CD Rate Trends, Week of August 8: Rates inch up

The top rate for various CD terms is flat to mildly up this week

In the second week after the Fed's announcement of another major rate hike, CD rates have inched higher in some terms. Movement in 1-year and 5-year certificate of deposit (CD) rates was modestly up, while the top national rate in other major terms was flat this week.

CD Term  Last Week's Top National Rate This Week's Top National Rate  Change
6 months  3.01% APY 3.01% APY No change
1 year  3.00% APY  3.05% APY  +0.05
2 years  3.50% APY 3.50% APY No change
3 years  3.55% APY 3.55% APY  No change
5 years  3.65% APY  3.75% APY  +0.10

For the fourth time this year, the Federal Reserve hiked the federal funds rate, on July 27. It was the second consecutive time the Fed increased rates by an unusually large three-quarters of a percentage point, on top of two previous increases this spring. As a result, CD rates have bolted dramatically higher since March, and they are likely to continue rising over the coming year.

CD rates since the end 2021 haven't just climbed, they've multiplied, with many of this week's top rates sitting at more than three times what the best CDs were paying just six months ago. Take 3-year CDs, for example. The highest rate on a nationally available 3-year CD was 1.11% in late December. Today, the top-paying 36-month certificate boasts a rate of 3.55%.

Note that the "top rates" quoted here are the highest nationally available rates Investopedia has identified in its daily rate research on hundreds of banks and credit unions. This is much different than the national average, which includes all banks offering a CD with that term, including many large banks that pay a pittance in interest. Thus, the national averages are always quite low, while the top rates you can unearth by shopping around are often 10 to 12 times higher.

2022.08.08 CD week

The Federal Reserve and CD Rates

Every six to eight weeks, the Federal Reserve's rate-setting committee holds a two-day meeting. One of the primary outcomes of the eight gatherings throughout the year is the Fed's announcement on whether they are moving the federal funds rate up, down, or unchanged.

The federal funds rate does not directly dictate what banks will pay customers for CD deposits. Instead, the federal funds rate is simply the rate banks pay each other when they borrow or lend their excess reserves to each other overnight. However, when the federal funds rate is something higher than zero, it provides an incentive for banks to look to consumers as a potentially cheaper source of deposits, which they then try to attract by raising savings, money market, and CD rates.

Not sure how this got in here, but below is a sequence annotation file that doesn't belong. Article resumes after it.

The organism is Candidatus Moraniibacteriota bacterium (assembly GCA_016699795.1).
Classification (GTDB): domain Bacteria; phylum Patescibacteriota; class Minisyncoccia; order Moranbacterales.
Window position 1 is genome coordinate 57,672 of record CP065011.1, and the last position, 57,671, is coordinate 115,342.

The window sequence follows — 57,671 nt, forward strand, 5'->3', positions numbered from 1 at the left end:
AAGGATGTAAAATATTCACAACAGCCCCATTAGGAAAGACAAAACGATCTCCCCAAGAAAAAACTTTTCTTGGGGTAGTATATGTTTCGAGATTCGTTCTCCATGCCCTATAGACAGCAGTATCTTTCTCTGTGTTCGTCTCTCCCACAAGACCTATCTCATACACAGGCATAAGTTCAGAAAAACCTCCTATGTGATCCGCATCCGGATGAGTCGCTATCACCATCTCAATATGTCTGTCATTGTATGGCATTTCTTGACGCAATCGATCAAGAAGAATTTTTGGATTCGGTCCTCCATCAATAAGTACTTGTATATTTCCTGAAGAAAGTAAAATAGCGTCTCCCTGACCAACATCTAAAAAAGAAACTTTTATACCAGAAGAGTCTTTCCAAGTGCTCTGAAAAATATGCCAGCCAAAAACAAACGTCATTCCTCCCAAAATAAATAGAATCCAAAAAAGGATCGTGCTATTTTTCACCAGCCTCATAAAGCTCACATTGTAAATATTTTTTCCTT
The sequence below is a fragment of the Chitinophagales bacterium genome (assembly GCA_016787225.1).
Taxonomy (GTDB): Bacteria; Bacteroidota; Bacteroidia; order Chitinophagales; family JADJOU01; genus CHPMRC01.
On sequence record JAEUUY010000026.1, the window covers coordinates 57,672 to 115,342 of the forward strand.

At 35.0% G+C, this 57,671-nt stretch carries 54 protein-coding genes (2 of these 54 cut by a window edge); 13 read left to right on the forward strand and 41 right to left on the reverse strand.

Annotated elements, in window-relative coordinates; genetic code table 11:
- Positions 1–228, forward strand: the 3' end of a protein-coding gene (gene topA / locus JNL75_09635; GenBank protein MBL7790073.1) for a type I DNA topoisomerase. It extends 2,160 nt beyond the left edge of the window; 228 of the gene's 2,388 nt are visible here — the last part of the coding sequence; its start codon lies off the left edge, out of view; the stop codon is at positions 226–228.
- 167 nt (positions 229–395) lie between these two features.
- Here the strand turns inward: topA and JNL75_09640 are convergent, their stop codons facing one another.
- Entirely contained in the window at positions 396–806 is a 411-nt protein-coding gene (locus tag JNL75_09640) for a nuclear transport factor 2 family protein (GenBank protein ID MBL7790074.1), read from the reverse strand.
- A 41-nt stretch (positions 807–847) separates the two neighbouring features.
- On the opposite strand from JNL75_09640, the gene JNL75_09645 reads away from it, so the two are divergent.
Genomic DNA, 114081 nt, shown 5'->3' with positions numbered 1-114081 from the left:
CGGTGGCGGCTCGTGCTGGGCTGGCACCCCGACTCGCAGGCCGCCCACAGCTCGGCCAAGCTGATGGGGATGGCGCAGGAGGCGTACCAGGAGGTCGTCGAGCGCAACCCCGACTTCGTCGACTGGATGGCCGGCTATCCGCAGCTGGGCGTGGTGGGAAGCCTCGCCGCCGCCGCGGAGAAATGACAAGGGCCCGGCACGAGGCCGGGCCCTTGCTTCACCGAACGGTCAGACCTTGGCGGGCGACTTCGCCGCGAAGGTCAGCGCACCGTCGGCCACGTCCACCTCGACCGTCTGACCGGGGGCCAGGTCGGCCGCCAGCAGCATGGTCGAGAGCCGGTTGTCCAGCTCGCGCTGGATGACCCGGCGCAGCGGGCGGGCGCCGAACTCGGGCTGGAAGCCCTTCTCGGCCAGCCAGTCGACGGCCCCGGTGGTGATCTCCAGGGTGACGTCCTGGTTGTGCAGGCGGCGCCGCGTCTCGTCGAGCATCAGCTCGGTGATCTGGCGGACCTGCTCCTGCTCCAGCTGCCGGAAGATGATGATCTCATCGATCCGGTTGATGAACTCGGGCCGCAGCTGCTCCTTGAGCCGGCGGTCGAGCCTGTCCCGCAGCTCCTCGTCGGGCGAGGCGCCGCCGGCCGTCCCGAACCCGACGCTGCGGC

At the start of the pandemic, the Fed announced an emergency rate cut to 0% as a way to help the economy stave off a financial disaster. And for a full two years, the federal funds rate remained at 0%.

But in March 2022, the Fed initiated a 0.25% rate increase and indicated it would be the first of many. By the May 2022 meeting, the Fed was already announcing a second increase, of 0.50% this time. But both of those of hikes were just a prelude to the larger 0.75 percentage point hike the Fed announced in mid-June, and then another 0.75-point hike on July 27.

Before the Fed makes any rate change, there is usually a reasonable understanding of what they'll unveil before they actually announce it. As a result, many banks and credit unions start making anticipatory rate increases, while others opt to wait until the rate hike is cemented.

The next Fed meeting announcement will be made on September 21.

What Is the Predicted Trend for CD Rates?

The Fed's rate increases in March and May were just the beginning. Raising rates is a way to fight inflation, and with U.S. inflation running exceptionally hot right now, the Fed is publicly planning to implement a series of numerous rate hikes through 2022 and likely into 2023.

Specifically, it's expected the Fed will initiate two more major rate hikes, and then perhaps three smaller increases before the year ends. That could take the federal funds rate from its current 0.75% level to 2.5% or even higher.

While the Fed rate doesn't impact long-term debt like mortgage rates, it does directly influence the direction of short-term consumer debt and deposit rates. So with several 2022 hikes still to come, one would expect CD rates to rise considerably higher as this year progresses.

That doesn't mean you should avoid locking in a CD now. But it does mean you should consider shorter-term certificates so that you'll be able to capitalize on higher rates that become available in the not-too-distant future. Another option is to consider a special CD type, sometimes called a "raise your rate CD" or "step-up CD," which allows you to activate one rate increase on your existing CD if rates go considerably higher.

Rate Collection Methodology Disclosure

Every business day, Investopedia tracks the rate data of more than 200 banks and credit unions that offer CDs to customers nationwide and determines daily rankings of the top-paying certificates in every major term. To qualify for our lists, the institution must be federally insured (FDIC for banks, NCUA for credit unions), and the CD's minimum initial deposit must not exceed $25,000.